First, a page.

We got some actual rain this weekend!  Not really rain by east-coast standards but rain where it rained for a good 10 or 15 minutes and actually wet the boards on the deck!  (It wasn't much, but we need every drop right now).  I took advantage of the slightly damper than usual conditions and put my garden plants in.  It's maybe a little bit early for some of them, but we've been having nice sunny days here and I've got some row covers I can put out if we get a final cold snap of the season.   Our local hardware store has the things I usually don't bother starting from seed - basil and tomatoes - but they also had some spinach plants this year, so I grabbed a pack of those and put those in as well.  I've got snap peas, scallions, lettuce, carrots, and some squash in seed form. We'll see how those do with the local varmints.

Otherwise, I mostly puttered around the house.  I finished up the sample I'm knitting for Jane Austen Knits 2014.  That's going…

From the Bookshelf: Blue Asylum

I finished up Blue Asylum this weekend.

The story opens with plantation wife Iris Dunleavy on a boat, being taken to a lunatic asylum on Sanibel Island.  She has been sent there after a court trial by her "caring and supportive" husband, who hunted her down after she helped a group of slaves escape from their plantation.  Iris is convinced she is not crazy and thinks she will be able to make her case to the doctor at the asylum.  The doctor, however, is convinced that she has upset the natural order of things by defying her husband in such a crazy way.   On the island, the lunatic asylum houses all sorts of folks - from an older lady who sees and converses with the ghost of her dead husband, to a very proper lady who happens to eat things like buttons and rings, to the torturted Civil War veteran, Ambrose Weller.  The story also pulls in the doctor's wife (who has her own little laudanum addiction) and his young son.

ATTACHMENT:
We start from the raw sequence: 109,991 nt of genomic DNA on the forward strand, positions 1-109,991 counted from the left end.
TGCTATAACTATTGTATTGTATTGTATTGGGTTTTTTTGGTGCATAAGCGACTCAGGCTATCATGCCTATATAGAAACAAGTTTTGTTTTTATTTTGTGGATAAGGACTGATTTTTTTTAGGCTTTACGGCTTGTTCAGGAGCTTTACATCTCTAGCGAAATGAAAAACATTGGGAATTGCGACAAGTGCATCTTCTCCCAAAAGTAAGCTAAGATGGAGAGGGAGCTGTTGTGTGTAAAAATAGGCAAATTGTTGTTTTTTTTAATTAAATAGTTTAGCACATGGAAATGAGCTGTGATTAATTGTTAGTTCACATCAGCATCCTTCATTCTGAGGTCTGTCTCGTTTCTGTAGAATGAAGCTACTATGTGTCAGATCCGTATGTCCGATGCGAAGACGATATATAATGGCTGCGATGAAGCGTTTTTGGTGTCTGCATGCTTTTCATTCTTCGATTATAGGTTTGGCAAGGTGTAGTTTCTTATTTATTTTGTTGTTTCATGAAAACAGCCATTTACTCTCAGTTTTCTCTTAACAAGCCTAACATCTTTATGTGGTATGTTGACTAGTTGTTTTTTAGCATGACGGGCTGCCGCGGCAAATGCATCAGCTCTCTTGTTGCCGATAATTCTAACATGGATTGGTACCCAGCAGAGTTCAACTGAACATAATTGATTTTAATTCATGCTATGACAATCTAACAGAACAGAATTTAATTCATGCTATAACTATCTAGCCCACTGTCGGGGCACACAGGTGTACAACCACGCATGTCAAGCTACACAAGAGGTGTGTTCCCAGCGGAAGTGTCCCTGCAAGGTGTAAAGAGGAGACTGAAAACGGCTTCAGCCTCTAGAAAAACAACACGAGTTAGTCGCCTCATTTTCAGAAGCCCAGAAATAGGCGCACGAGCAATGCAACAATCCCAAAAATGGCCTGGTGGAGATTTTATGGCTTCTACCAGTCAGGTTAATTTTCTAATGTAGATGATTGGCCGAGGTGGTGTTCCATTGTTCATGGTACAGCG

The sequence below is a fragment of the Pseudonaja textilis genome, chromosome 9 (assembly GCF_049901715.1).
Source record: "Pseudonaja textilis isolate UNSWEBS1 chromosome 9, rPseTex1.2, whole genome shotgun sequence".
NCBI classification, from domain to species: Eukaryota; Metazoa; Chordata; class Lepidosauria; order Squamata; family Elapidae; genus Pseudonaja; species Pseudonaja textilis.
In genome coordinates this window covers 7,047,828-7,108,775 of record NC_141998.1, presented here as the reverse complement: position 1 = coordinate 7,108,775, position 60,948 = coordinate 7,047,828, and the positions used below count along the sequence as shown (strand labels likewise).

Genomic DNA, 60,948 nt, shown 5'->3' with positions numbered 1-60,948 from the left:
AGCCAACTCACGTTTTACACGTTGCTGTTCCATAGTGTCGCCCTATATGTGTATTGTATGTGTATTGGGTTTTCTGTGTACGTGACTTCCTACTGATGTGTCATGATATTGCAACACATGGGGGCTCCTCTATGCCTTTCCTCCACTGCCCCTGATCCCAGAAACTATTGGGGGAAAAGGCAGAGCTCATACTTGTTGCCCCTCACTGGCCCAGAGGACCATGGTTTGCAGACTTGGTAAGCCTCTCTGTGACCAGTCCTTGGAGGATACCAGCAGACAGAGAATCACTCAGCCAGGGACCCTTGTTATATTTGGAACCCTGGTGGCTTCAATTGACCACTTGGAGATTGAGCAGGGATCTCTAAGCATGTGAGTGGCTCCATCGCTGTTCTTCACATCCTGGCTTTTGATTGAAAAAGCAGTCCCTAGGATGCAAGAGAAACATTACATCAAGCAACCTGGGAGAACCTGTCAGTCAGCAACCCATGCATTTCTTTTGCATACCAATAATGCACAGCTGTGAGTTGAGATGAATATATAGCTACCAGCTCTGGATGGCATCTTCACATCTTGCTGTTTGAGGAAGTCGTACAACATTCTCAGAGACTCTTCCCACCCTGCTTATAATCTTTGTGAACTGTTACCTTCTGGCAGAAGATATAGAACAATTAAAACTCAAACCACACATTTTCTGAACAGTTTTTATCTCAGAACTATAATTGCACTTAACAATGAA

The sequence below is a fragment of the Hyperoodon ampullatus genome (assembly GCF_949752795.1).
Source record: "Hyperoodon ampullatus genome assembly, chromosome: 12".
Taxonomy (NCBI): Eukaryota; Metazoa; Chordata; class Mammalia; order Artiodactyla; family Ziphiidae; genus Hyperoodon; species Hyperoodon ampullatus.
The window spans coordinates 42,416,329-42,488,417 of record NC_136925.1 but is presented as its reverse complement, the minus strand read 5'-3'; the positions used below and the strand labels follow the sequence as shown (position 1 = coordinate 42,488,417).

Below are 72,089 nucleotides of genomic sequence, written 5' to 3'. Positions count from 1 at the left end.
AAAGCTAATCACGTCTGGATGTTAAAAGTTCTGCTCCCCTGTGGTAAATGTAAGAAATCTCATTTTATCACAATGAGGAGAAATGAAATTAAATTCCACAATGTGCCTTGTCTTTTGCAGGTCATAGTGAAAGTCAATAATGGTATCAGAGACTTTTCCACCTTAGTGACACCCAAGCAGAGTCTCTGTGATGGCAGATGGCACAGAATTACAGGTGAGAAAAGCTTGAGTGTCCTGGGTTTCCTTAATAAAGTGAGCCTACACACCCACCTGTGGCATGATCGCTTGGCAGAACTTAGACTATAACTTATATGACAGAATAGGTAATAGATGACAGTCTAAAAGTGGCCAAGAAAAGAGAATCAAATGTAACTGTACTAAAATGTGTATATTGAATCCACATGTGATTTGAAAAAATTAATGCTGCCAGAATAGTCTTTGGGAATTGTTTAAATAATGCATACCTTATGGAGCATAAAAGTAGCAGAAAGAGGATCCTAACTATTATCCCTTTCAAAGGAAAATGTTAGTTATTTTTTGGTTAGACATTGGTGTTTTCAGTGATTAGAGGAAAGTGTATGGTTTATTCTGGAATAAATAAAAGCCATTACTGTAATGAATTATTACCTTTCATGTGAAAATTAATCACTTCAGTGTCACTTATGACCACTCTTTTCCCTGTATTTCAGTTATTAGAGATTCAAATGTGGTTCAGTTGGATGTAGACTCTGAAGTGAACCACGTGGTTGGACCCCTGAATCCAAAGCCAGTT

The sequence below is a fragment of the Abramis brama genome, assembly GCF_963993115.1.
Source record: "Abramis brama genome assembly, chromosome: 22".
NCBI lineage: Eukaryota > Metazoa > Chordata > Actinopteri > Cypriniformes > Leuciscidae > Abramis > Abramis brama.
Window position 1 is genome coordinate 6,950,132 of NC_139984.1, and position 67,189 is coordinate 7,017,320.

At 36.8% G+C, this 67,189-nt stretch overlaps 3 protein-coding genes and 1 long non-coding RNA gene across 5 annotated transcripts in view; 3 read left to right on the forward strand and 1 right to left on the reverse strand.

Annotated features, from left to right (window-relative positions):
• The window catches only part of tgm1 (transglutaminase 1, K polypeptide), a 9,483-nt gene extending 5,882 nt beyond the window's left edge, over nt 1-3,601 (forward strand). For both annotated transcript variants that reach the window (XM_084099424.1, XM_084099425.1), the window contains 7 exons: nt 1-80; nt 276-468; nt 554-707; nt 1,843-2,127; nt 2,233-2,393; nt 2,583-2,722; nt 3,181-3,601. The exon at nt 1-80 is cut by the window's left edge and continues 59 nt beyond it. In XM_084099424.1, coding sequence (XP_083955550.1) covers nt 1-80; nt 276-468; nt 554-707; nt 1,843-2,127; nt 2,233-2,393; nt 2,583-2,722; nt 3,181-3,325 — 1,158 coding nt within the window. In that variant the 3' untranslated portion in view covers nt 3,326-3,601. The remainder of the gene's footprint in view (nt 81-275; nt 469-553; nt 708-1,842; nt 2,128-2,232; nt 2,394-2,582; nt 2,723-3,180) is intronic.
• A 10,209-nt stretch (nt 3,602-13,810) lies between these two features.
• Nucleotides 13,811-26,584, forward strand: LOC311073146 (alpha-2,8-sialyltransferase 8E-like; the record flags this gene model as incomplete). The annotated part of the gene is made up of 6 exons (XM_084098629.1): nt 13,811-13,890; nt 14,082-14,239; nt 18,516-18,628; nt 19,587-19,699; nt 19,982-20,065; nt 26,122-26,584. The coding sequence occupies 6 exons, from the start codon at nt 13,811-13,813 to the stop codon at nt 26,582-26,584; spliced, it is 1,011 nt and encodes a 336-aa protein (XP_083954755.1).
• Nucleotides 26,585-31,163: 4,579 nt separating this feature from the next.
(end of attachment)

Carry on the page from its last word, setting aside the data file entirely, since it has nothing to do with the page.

While plotting her escape, Iris falls in love with Am…

10 on Tuesday: 10 Things I Like to Do Outside

1.  Riding.  I no longer have horses, but there's nothing better than seeing the countryside from the back of an equine friend.
2.  Gardening.  Veggies or flowers - either one makes me happy to be outside.
3.  Walking.  Normally my walking companion, who we still call "the puppy" despite being 8 this year, logs about 4 times the miles I do.  I'm more of a stroller.  She's more of a sprinter.
4.  Spinning.  Gorgeous spring days call for dragging a wheel out onto the deck and taking advantage of the sunshine.
5.  Reading.  Ditto as for #4.  A good book read outside somehow feels more vacation-like to me.
6.  Napping.  Sometimes #5 leads to #6.  A nap in the sun can't be beat for a quick recharge of the batteries. Sunscreen is mandatory, however.
7.  Bird-watching.  My DH was originally an ornithologist.  We logged a lot of time outside watching birds at various points in his career.  I still enjoy doing that.
8.  Picnicking.  Lunch al fresco under a big leafy t…